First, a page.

It’s a present for all my readers who loved the Essex Sisters—my series about four Scottish girls who find themselves orphaned and under the care of a drunken, rascally duke. But in reality, you don’t need to have read those books—or remember them—to enjoy this book.
Do you love history? The Companion includes essays about fashion, newspapers, gambling, theater and more.
Do you love my novellas? There’s a novella here that you can’t get elsewhere! “A Midsummer Night’s Disgrace” is pure pleasure in a small package—the story of a young lady who’s made up her mind to rebel!
Are you interested in how romance novels are constructed? I wrote a 100-page essay that traces this series from its very first idea right through editing, copyediting, making the cover, and more.
Are you curious what the first version of Kiss Me, Annabel looks like? Here, for the very first time, is a 140-page alternate ending to this popular novel. It’s the novel the way I initially constructed it—a passionate, darker version of the novel you can read in publication. Read them both and see which one you like best!
So, in short, the Companion is over 500 pages of fascinating fiction and history, the perfect gift for a writer, reader, or yourself!
#23 on the New York Times bestseller list.
#10 on the Wal-mart mass market bestseller list.
#5 on the Waldenbooks bestseller list.
- Annabel is the second of the Essex daughters to marry; her eldest sister Tess married in Much Ado About You. In that book we learned quite a lot about her husband, Lucius Felton, which explained precisely why he acts with such prompt generosity in this book. Lucius will always use his financial resources to find an intelligent way out of a problem, although of course he had no way of knowing that Annabel did not wish to end her marriage.
- Imogen appears in Much Ado About You. When Kiss Me, Annabel begins, she is grieving, and channels that grief into anger. I watched a friend find her way through the early stages of grief in a similar fashion…it’s a hard way to find peace.
- Mayne first appeared in Your Wicked Ways. Then he cropped up again, like a bad penny, in Much Ado About You…and yes, I did write his story, Pleasure for Pleasure!
- The ballad about widows that Griselda quotes comes from a collection of Renaissance songs. There were many songs (and plays) about lusty widows. It seems that Renaissance women didn’t always want to marry again, since they would have to give up the right to manage their own estates…and yet they wanted companionship. Well, who can blame them?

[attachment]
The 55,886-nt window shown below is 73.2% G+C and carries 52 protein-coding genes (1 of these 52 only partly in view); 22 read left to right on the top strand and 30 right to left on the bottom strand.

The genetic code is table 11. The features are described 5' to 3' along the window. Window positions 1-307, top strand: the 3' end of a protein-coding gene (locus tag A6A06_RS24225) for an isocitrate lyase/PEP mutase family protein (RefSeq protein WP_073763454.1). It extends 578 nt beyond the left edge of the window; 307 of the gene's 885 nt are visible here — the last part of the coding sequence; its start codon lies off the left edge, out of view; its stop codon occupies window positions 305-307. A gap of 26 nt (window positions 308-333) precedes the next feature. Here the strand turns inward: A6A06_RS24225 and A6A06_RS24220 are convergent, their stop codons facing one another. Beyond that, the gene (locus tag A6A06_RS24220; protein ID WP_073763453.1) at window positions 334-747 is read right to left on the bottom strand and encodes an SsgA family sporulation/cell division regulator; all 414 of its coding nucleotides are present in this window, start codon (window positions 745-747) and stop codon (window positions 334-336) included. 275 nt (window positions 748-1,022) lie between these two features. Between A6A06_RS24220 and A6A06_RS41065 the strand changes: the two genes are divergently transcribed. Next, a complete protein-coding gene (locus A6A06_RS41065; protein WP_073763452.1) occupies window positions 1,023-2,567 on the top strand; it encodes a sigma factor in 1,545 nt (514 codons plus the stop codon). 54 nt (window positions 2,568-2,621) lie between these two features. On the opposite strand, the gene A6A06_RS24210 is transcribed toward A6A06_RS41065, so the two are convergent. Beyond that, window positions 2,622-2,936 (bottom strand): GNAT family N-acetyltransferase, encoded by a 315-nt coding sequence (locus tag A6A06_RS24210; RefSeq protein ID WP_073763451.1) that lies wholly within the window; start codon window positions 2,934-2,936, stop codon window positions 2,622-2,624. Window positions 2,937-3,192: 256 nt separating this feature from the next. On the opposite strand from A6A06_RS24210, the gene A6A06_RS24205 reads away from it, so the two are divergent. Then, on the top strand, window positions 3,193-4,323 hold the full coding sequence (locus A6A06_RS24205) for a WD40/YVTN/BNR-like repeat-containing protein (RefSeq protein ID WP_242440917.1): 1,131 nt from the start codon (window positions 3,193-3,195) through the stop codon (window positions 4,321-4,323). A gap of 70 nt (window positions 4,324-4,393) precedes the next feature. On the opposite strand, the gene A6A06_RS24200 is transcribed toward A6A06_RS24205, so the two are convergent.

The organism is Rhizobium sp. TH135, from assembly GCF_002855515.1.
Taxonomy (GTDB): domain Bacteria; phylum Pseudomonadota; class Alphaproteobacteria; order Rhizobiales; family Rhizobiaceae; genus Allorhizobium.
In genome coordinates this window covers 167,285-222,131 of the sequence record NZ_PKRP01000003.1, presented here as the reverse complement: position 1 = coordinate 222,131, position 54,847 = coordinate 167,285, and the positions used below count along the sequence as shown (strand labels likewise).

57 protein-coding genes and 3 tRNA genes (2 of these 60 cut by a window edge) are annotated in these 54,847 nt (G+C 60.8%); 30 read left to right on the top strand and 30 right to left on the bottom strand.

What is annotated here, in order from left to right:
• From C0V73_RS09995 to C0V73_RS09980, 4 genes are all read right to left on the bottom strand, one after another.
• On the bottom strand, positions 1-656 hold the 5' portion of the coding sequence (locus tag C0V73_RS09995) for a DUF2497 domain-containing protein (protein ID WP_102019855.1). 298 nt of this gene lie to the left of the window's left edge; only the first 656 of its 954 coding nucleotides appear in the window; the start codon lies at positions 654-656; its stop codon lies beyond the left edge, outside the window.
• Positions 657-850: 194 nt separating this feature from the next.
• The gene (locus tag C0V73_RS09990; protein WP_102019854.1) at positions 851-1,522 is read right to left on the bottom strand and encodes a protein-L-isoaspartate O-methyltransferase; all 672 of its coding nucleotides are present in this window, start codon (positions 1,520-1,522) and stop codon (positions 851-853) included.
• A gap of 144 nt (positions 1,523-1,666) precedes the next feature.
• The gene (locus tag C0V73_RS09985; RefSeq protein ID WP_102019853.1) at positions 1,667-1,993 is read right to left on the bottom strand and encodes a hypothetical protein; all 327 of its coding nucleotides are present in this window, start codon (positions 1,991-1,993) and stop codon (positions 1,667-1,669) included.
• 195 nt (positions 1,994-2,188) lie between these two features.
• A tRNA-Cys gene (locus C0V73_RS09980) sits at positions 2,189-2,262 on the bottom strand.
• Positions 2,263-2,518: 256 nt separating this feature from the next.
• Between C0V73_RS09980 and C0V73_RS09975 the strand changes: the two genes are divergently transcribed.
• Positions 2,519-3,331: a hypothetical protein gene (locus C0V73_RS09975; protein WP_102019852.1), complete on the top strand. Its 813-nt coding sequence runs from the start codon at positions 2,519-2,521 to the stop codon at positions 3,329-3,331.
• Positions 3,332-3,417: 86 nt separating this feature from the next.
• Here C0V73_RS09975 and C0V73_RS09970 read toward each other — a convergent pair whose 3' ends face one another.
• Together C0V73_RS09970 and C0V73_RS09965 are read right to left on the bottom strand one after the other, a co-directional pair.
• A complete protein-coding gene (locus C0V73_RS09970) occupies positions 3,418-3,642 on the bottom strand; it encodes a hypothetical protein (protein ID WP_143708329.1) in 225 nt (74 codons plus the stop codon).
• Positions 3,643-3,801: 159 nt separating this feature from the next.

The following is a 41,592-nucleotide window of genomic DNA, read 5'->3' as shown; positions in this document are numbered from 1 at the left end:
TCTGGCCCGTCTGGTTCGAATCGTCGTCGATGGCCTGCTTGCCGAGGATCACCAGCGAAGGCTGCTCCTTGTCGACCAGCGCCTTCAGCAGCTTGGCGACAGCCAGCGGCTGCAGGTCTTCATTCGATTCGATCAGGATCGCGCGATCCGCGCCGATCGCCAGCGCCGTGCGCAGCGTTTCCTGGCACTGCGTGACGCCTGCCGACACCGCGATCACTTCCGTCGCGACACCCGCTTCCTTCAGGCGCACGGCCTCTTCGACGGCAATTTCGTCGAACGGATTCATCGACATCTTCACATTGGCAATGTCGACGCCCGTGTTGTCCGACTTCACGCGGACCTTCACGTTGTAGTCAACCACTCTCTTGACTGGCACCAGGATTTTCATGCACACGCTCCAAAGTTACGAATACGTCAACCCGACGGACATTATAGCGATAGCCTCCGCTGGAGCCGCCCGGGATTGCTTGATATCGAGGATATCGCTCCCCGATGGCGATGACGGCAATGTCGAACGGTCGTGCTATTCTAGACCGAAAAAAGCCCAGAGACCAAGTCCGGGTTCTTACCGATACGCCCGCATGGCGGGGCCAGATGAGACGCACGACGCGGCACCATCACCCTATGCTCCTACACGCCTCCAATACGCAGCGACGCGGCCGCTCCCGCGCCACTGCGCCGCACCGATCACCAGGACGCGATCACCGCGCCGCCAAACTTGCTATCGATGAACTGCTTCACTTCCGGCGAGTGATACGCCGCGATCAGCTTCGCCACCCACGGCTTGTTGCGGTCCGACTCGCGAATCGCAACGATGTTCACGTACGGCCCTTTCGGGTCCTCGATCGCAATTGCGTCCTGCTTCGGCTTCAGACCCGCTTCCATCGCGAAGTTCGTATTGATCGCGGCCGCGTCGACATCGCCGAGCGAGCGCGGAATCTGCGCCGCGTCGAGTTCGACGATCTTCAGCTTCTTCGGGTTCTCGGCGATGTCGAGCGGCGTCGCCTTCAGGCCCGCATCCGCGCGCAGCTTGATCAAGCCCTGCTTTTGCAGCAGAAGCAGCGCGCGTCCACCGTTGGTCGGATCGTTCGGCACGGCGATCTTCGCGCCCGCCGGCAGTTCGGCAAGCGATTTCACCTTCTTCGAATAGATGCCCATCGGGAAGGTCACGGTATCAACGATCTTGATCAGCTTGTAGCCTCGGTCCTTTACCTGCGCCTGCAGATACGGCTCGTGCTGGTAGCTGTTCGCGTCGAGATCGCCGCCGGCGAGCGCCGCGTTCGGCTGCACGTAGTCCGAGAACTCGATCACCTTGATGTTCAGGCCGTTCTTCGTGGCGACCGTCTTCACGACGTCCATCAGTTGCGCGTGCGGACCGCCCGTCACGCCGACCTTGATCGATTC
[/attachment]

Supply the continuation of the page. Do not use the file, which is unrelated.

- Josie talks of quinces as a meal for a bride…the custom goes back to the times of the Greeks and Romans. A quince was likely the “golden apple” that Venus was given by Paris (he gave the golden apple to the fairest goddess…a gift that started the Trojan War). So Venus is often depicted with a quince in her hand.
- The tradition of blackening a bride with molasses and feathers certainly existed in the Highlands. I rather doubt that a future countess would have faced the likelihood, but I needed Ewan to face his greatest fear – that something akin to what happened to Rosy would happen to Annabel. I didn’t do it just to be cruel to my hero; men are slow to articulate their feelings, and Ewan always has to be forced into discomfort or rage before he expresses himself.
Interested in knowing how many children the Essex sisters had? Eloisa has this beautiful Essex Family Tree for you to see.
- Oops, I forgot to give poor Ewan a birthdate! Lovely reader Jacquie did the math and decided he must have been born in 1784.
- Stephanie notes that on page 209 Griselda stares down at Mayne with “all the arrogance of an elder sister.” Of course – as is made clear many times elsewhere – Griselda is younger than Mayne. Not that it would make her any less arrogant, Eloisa adds (who happens to be privileged with three younger, arrogant siblings).
- Joanne pointed out that in the Historical Note, I admit to having made Tess churn butter; that should have been Annabel, of course (are you starting to see that I have a problem with names?).
- Lili was the first to notice that on on page 279, 4th paragraph, second sentence, “Anna” should have been Annabel.
- And Michelle was the first to tell me that on page 371, line 14, Ewan says he loves “Gregory and Annabel and Nana.” Of course, it should have been “Gregory and Rosy and Nana”!